Academies constitute the de-nationalisation of the state sector, and represent a longer term goal to casualise and de-unionise the school workforce. This latter goal is made explicit in a letter from Schools Minister Lord Hill to the head teachers of schools applying for Academy status, in which he warns them not to enter into agreements with their staff to retain national pay and conditions, and that “the existence of any such agreement will be a significant factor in the assessment the Secretary of State will make before deciding whether or not to enter into a Funding Agreement for an Academy”. Schools will become private enterprises with the result, not of less bureaucracy, but yet more dictatorial and top heavy management on the corporate model. None of these changes have anything whatsoever to do with improving experiences or facilities for children in the classroom. Schools will be operating in an increasingly deregulated education marketplace, competing with other schools for students and trading on test and exam performance. Note that the outcome of such a system cannot be a good local school for every child, since competition and markets necessarily presuppose a hierarchy with some (a minority) at the top and others (the majority) at the bottom. Meanwhile, the funding squeeze will bite. Ministers will conveniently be able to blame head teachers for the inevitable cuts. They will also, for the same reason, find it easier to cut funding in future years (as has been the experience of other arms-length education institutions such as universities and FE colleges). In the longer term this will have two consequences. The first will be a pressure on schools to seek other, private funding sources, opening the door to corporate influence and control and creeping privatisation. Academies in any case will be contracting more services from private companies; the trajectory of state education in the United States, where the development of Education Management Organisations (EMOs) is openly compared to the earlier emergence of Health Management Organisations (HMOs) as potentially lucrative investment opportunities, provides a sense of how such a system is likely to develop. Cash strapped schools in the US, including ‘partnership’ and ‘charter’ schools (similar to the Academies model), have ended up trading space, time and curriculum opportunities to corporations seeking captive markets for their advertising and products. Business Week reported from a school in Florida where McDonalds is a corporate sponsor that 10 year olds are learning “how to design a McDonalds restaurant, how a McDonald’s works, and how to apply and interview for a job at McDonald’s”. Combined with budget cuts, Academies in the UK open up similar opportunities for the subsidy and colonisation of public space by private corporations in one of the few spheres where young minds are still protected from such intrusions. The second, longer-term consequence will be pressure for the introduction of charges and fees, for exactly the same reason (and employing the same rationale) as university vice-chancellors use today. The lease of publicly owned assets (school land and buildings) to the new private Academy trusts is for an extraordinary period of time – 125 years – making these reforms irreversible for generations to come.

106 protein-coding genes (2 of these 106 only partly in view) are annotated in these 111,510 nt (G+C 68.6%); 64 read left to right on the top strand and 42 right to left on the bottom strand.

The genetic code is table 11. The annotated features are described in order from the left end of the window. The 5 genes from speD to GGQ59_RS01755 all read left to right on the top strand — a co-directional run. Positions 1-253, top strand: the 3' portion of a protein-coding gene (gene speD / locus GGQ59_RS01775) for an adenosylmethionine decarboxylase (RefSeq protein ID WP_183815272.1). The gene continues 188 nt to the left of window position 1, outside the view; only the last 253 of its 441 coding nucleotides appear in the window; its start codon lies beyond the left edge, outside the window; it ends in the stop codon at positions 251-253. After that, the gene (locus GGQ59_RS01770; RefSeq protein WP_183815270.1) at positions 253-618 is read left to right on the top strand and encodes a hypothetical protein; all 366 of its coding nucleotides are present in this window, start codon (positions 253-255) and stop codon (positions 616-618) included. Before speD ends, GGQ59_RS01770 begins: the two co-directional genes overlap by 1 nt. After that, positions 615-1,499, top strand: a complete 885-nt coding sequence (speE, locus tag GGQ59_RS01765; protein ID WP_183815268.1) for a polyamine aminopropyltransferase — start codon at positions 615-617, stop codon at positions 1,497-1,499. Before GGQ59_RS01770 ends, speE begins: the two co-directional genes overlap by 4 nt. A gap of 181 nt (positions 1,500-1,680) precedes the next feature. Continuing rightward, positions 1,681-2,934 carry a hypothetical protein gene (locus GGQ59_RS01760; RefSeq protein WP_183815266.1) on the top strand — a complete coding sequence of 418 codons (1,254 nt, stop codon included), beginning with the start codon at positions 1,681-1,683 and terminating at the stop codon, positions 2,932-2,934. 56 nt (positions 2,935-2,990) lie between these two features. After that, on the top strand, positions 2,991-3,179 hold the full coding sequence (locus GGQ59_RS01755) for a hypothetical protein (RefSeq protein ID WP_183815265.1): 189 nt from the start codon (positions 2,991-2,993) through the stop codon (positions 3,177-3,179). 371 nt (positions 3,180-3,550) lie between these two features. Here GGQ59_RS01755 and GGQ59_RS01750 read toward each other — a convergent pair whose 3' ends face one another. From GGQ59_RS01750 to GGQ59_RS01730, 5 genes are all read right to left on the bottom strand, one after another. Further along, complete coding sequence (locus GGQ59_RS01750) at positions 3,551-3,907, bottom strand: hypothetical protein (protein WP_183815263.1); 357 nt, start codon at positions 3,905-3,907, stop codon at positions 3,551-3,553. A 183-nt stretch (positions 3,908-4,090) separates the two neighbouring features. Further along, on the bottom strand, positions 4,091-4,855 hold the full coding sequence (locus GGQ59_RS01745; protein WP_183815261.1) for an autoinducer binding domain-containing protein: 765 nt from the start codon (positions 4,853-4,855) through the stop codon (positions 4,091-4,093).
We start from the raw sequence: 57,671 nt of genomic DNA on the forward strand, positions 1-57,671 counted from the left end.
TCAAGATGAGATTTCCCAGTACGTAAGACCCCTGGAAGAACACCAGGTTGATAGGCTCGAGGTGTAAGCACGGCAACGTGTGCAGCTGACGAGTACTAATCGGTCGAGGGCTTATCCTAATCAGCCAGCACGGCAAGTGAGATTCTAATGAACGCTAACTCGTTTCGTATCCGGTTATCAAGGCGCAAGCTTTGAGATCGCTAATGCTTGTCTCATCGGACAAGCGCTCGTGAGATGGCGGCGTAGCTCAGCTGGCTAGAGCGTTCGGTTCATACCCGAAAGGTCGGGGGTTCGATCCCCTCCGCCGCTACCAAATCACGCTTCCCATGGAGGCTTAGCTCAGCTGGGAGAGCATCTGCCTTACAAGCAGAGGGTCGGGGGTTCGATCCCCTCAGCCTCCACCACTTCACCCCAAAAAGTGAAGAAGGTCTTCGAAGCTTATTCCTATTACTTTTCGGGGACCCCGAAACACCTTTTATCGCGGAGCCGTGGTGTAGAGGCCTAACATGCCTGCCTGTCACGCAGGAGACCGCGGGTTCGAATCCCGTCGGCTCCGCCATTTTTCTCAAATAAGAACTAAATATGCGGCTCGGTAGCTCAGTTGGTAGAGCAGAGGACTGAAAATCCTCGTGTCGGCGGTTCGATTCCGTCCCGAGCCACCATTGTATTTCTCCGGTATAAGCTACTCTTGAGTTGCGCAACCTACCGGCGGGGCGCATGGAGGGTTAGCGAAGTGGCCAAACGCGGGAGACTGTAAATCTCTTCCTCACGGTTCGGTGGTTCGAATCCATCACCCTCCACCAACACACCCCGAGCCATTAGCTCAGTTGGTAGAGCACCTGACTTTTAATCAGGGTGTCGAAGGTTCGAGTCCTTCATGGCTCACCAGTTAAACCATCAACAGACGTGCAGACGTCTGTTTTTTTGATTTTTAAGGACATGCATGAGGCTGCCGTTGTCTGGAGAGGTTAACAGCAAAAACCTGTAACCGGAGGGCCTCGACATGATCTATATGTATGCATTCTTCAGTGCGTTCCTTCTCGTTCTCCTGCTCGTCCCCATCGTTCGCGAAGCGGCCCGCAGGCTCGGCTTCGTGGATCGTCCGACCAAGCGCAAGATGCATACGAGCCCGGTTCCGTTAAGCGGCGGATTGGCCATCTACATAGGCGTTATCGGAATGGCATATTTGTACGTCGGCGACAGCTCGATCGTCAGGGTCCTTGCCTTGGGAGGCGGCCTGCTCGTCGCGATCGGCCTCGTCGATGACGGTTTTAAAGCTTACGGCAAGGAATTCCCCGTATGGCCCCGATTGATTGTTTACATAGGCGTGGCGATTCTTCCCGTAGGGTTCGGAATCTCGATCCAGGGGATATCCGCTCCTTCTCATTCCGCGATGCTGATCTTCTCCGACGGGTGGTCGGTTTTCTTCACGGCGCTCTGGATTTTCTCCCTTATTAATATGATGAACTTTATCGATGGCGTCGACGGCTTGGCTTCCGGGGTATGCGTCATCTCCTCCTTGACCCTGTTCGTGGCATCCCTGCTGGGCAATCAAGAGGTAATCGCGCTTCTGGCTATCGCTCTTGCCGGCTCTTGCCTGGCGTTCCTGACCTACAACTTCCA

The goal of education, Bertrand Russell believed, is “to give a sense of the value of things other than domination” and “to help create wise citizens of a free community”. The goal of neo-liberal reforms is the precise opposite: schools exist to create obedient and subdued workers for the laissez-faire market economy. This is not a new insight – progressive educationalists have long drawn parallels between the systems of domination, control and hierarchy in schools and those of the workplace. No wonder school managers reacted the way they did to the student protests; the government admonishes ‘dependency’ on social support yet recoils in horror at the sight of young people turning into political agents and active citizens. As a teacher, I have been impressed at how young people have been self-galvanised into taking action, not simply in their own self-interest, but to protect future generations from the burdens of debt, and society from the decimation of public services. Their ethos in this regard is one of cooperation and solidarity, in direct contrast to the philosophy of competition and self-interested individualism that drives the market reform of education. School management cannot respond in the same way. Theirs is a world of rigid regulation, drilling and enforced ‘expectations’ of both teachers and pupils. Even so, there has always been something else at play in our schools, expressed by the philosophy of a community comprehensive in which the creation of citizens is the primary aim. The goals of Gove’s desired education system are purely utilitarian: to prepare students for the world of work and the imperatives of economic competitiveness. That is why the community comprehensive is under direct attack.

The coalition government is engaged in nothing less than a war on children, on young people and on education itself. This is not just about the litany of individual measures from cuts to child benefit and free school meals to the squeeze on school sport provision, the abolition of the EMA, the closure of local Children’s Centres, the 80% cut in the university teaching grant, and the doubling
of the cap on university tuition fees. It is about the prevailing orthodoxy, the underlying philosophy that has sought to de-legitimise state education since the 1980s. The political narrative that has tightened its grip on our law-making institutions is one that extols the virtues of consumer choice, market competition and efficiency. These concepts, borrowed from the world of private sector management and business, have colonised our notions of democracy, citizenship, public service and the public sphere. The values of these once distinct spheres are necessarily very different: the state model is built on the notion of equality, the private model assumes – as a matter of course – inequality. This is the defining battle of our times and it starts with our schools.

Simon Kovar is a Contributing Editor of The Liberal.